If you want to cut to the heart of Japanese cuisine, drop your ultra-sharp knife and pick up a ladle. The Japanese chef’s most essential, loyal assistant is called dashi.
In English, it’s sometimes referred to as dashi stock or dashi broth. Whatever you call it, it’s the very essence of delicious. Those who have made their share of Western soups and sauces are fairly expert at chopping onions and dicing garlic. When these two simple ingredients hiss in a pan of hot oil or rich, bubbly butter, they release the aroma that sets bellies a-rumbling.
In Japan, onions and garlic exist, of course, but they are not the foundation upon which a meal is built. Good news for at-home chefs ready to graduate from California rolls: dashi, a base ingredient in nearly all savory Japanese meals, is simplicity itself. Instant dashi powder is easy to find and even easier to use. And unlike chicken broth, it takes up very little space in the kitchen! Still wondering exactly what is dashi? We’ve got answers:
What is Dashi?
Dashi is a broth generally made using three ingredients: dried kombu (a type of thick, broad-leaved kelp), soft flakes shaved from dried bonito (a type of fish), and water. There are other earthier variations of dashi made with shiitake, or louder and more pungent types that call for sardines. Like its western counterparts, dashi broth is a yellow, cloudy liquid. Like the bone marrow in chicken stock, dashi is packed with umami.
For the uninitiated, umami is the fifth basic taste that roughly translates to “savory.” Fans of Japanese television have likely heard the exclamation “UMA!” when a host likes what they’re eating. This is classic Osakan shorthand slang: umai is delicious. Uma! Is what you say to surprise your Japanese friends over dinner. Without umami, food isn’t umai. So, when someone asks, “what is dashi?” there’s the dashi stock answer (pun intended), and then there’s the deep truth—dashi is liquid umami gold.
A quick aside. You may have noticed us using the terms “dashi stock” and “dashi broth” interchangeably. Technically, all stock requires bones, and broth does not. Dashi stock (aka dashi broth) is a bit complicated. Usually it contains bones from fish, but those bones are still inside said fish. Unlike mammal or bird bones, which give soup stock a thicker, richer texture and flavor than that of broth, the fish in dashi doesn’t need bones to impart a strong umami kick.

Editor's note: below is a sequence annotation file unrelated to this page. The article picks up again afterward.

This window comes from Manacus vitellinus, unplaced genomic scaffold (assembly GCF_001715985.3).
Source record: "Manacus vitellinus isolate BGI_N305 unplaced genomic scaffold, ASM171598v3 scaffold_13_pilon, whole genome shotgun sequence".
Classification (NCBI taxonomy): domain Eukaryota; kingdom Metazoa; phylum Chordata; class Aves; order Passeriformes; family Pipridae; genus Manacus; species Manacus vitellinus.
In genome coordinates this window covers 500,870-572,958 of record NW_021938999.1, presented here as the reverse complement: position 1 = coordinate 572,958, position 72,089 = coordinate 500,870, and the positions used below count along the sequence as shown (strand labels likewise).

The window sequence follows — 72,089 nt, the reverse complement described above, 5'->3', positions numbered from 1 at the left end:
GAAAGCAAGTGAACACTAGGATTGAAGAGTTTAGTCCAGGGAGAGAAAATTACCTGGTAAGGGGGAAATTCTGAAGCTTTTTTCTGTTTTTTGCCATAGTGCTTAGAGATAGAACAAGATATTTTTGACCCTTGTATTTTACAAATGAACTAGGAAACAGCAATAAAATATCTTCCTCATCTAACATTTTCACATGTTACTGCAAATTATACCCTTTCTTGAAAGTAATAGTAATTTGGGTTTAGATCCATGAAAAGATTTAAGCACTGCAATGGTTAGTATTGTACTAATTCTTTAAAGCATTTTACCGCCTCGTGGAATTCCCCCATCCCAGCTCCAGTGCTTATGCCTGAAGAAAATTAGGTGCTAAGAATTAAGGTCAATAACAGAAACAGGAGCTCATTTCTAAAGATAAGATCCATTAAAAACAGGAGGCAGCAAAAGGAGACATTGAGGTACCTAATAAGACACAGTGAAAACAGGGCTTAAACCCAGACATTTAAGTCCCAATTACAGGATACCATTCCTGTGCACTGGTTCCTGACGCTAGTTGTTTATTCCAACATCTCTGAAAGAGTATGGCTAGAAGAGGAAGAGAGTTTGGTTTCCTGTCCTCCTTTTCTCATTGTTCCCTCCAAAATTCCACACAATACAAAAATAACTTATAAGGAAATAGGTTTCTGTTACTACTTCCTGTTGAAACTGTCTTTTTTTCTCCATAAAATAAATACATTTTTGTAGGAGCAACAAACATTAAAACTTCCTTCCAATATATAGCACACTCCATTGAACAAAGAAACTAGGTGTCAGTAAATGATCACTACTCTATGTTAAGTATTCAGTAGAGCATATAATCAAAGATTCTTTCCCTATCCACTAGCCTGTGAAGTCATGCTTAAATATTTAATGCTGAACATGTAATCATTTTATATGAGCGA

How to Make Your Own Traditional Dashi
Unlike soup stocks that require hoarded veggie scraps and spent chicken bones, dashi is not hard to make the traditional way. Kombu and bonito are dry, preserved foods that last in the fridge (or cabinet) for months. Put your ingredients together in a pot of water, apply heat, wait, and strain. To reduce bitterness, don’t boil your kombu. Remove bonito from the recipe, and you have vegan dashi broth.
While there are mountaintop monasteries that will serve you some of the most delicious, complicated vegetarian meals available on planet Earth, Japanese food is surprisingly unfriendly to those avoiding animal products. Because it is a clear stock, dashi is the invisible hero of many dishes, even simmered vegetables! It’s not impossible to avoid dashi in Japanese food, but strict vegetarian travellers, consider yourselves warned.
Enter: Instant Dashi Powder
For all this talk of the simplicity and power of dashi broth, we actually recommend going the instant dashi route. You can make “authentic” Japanese food without making your dashi from scratch. As in many food traditions, time-consuming homemade dashi has a popular, instant alternative: dashi powder. Think of instant dashi powder as a bullion cube. Kikunae Ikeda, a chemistry professor at Tokyo University, isolated the amino acid responsible for umami in the early 1900s. This initial discovery quickly lead to Ikeda co-founding the multinational food company Ajinomoto, or “essence of taste.” Ajinomoto is still the lead producer of your everyday instand dashi powder, available at Bokksu Grocery. For foodies interested in a dashi taste test or someone looking for the perfect gift for their favorite Japanese at-home chef, Bokksu also has some beautiful dashi products, e.g. this sommelier-created set of five dashi powders.
What Dashi Powder Can Do For You
Whether you use the everyday standby or spring for a more artisanal variety, all dashi stock granules are excellent kitchen experimentation. Because dashi powder is a dry good that can be measured in teaspoons, cooks can easily adjust quantity and concentration in their food. Instead of steaming broccoli or boiling pasta in water, stir in some dashi powder to make it pop! If your dashi powder is fine enough, sprinkle it over your popcorn or potato chips. Dashi powder is a superpower ingredient for healthier food, too. As bottled umami, it creates an instant “crave-it” effect that could otherwise require high salt content. Try it out as a dry condiment or work it into a paste you can slowly add to taste. When asked what your secret ingredient is, there’s no need to answer. Dashi is clear when added to your meal and a barely-noticeable jar on the shelf. Dashi is not here to announce itself: it’s here to make everything else taste good.
Dashi is such an important staple that it's even in vending machines, like in this TikTok below!